BOSANSKA VILA PUBLISHES AGAIN // 08. 1995.
BOZO KLJAJIC // THE MAGAZINE BOSANSKA VILA
ORAL HISTORY - INTERVIEW
ORAL HISTORY - TRANSCRIPT

August 1995

Bozo Kljajic
The magazine Bosanska Vila
BOSANSKA VILA PUBLISHES AGAIN

‘On 27 August, 1995, we began to publish Bosanska Vila again, the periodical for culture, education and science that was first printed in 1902. It’s surprising that we were able to start publishing a periodical again in those very difficult war conditions of beleaguered Sarajevo. Why? Well, it was very difficult to do it during a war and with so little of anything. But it was easy because our principles were the same as those of the original publication when it began. It was open to the creative talent of everyone in BH. There were no ideological problems involved only technical, material, that kind of thing. And I’d like particularly to stress that we had a very good reception from authors of all nationalities. From people who had earlier, even when it was first formed, contributed to Bosanska Vila. Plenty of Croatian, Jewish and Bosnian authors joined us and of course we kept the tradition of the original Prosveta as the cultural society of the Serb people in BH. We worked in really dreadful conditions, and I mean worked, though it may seem to be putting it too roughly. But believe me we had to dare the shelling to get to the press, to carry the printed copies, to do work unimaginable in those conditions. But we succeeded, splendidly, I believe that that will remain like a trace of a way of life in BH.’

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AUGUST 1995


• Willy Claes: “The council today approved a plan to repel any attacks in the areas of Bihac, Sarajevo and Tuzla.”
• Slobodan Milosevic sends a letter to Izetbegovic and Mladic to cease hostilities and to work towards peace.
• Iran supports cooperation between BiH and Croatia.
• Russia sends out a call to halt hostilities and return to political methods to regulate the conflict.
• The Bildt plan: limited easing of sanctions for the recognition of BiH and the closing of the border with Serbia. Kozyrev supports this plan.
• A convoy with 630 tons of food is stopped at the Sarajevo airport. The Serbs refuse permission to the UNHCR and UNPROFOR for it to continue on to the city.


• UNPROFOR leaves Zepa .
• Massing of troops in Croatia: 100,000 Croats, 50,000 Serbs.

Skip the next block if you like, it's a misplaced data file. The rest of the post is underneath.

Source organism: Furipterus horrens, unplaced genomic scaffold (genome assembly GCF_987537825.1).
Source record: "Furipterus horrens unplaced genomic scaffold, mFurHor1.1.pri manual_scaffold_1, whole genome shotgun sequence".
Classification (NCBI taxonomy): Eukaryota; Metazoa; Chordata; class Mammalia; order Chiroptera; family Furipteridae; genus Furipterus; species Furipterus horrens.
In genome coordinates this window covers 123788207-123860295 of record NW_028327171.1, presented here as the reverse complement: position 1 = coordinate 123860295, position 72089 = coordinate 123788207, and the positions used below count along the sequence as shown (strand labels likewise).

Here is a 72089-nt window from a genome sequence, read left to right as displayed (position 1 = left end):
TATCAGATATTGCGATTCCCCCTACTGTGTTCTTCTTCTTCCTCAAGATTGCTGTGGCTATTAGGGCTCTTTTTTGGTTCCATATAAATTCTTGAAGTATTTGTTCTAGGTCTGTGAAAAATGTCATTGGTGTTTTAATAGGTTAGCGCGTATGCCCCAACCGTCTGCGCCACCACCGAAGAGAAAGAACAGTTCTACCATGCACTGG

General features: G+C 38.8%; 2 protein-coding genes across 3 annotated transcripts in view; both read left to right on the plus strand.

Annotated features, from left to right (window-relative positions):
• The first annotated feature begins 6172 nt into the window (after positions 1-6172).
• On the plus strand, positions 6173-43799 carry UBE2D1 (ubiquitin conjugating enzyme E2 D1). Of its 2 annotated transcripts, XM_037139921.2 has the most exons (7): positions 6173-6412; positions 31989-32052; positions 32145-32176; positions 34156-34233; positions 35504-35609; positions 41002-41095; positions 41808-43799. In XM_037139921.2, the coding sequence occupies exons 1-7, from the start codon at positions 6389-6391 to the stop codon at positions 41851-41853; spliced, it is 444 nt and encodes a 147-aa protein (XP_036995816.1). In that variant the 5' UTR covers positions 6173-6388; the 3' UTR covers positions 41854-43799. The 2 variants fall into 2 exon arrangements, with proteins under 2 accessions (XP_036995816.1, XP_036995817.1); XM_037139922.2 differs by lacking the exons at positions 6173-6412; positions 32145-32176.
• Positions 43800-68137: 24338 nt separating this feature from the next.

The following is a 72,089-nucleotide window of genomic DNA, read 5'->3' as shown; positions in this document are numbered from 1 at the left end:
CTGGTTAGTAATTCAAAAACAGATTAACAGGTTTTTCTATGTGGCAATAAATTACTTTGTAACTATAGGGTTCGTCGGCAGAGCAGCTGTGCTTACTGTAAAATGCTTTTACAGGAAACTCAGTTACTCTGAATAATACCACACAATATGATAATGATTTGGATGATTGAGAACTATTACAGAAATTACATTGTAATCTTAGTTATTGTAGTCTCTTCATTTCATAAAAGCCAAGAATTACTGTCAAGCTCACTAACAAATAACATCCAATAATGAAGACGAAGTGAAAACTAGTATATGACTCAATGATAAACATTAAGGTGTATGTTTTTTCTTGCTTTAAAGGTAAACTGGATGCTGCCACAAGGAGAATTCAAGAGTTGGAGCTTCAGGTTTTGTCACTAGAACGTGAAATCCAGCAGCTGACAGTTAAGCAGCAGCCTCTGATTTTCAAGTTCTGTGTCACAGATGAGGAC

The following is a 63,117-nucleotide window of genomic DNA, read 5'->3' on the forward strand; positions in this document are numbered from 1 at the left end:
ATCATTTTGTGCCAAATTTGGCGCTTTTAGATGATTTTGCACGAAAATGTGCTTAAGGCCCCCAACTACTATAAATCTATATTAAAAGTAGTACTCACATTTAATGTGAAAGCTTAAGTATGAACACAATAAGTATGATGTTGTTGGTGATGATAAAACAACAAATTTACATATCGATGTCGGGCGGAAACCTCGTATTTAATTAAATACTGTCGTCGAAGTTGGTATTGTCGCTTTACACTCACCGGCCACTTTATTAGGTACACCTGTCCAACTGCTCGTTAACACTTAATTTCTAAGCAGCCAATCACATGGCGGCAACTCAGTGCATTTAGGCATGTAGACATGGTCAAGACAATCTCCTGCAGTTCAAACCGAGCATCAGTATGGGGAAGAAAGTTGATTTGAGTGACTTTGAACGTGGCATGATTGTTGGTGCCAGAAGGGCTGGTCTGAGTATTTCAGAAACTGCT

• Karadzic sends out an appeal for help to halt Zagreb′s advances in Western Bosnia. “This is not a civil war, but aggression, the continuation of the Second World War.”


• Resignation of Haris Silajdzic as Prime Minister of the Federation of BiH.


• The Croatian Army launches its offensive. Implementation starts of the Split declaration.
• Bicycles back in vogue in Sarajevo.


• Forecast: Gas will return in 10 hours.


• Fighters from the Fifth Corps of the ARBiH and the Croatian Army join forces in Croatian territory. In less than two days the army fulfills 80% of its planned objectives. Abdic and Martic flee. Knin is liberated. A column of Serb refugees heads into Bosnia. An HV Commander: “Bihac has been saved and the HV has done what we were convinced the world should have done.”
• Margaret Thatcher: “The embargo is not only immoral, but quite possibly illegal, because it is preventing the Bosnians from defending themselves against genocide.”


• Liberation of Velika Kladusa and territory along the border of Croatia and BiH.
• August 7th end of Operation “Storm” by the Croatian Army.
• The Pope’s stance: the aggressor should be resisted.


• Franjo Tudjman, Croatian president, awards medals to Alija Izetbegovic and Muhamed Sacirbegovic. This contributes to friendly relations between the two countries.


• Yeltsin calls Tudjman and Milosevic to Moscow. Tudjman refuses, saying the meeting must be carefully prepared, and because Izetbegovic is not invited. Shock in Moscow.


• Clinton vetoes a decision by Congress to unilaterally lift the arms embargo in BiH. Clinton: “The Serbs will not defer their attacks while the Bosnian government receives and tests new weapons.”


• The Russian Duma passes a resolution on lifting sanctions against Yugoslavia.
• Frasure and Holbrooke on the way to a new peace plan.
• A shell attack kills the young Sarajevan intellectual and journalist, Karim Zaimovic.
• Humanitarian flights from Pisa redirected from Split to Belgrade because of the refugee crisis of Serbs fleeing liberated territory in Croatia.
• The U.S. team arrives with a peace plan: The Muslim-Croat Federation on one side, the Republika Srpska on the other, with the possibilty of creating connections with Croatia and Serbia.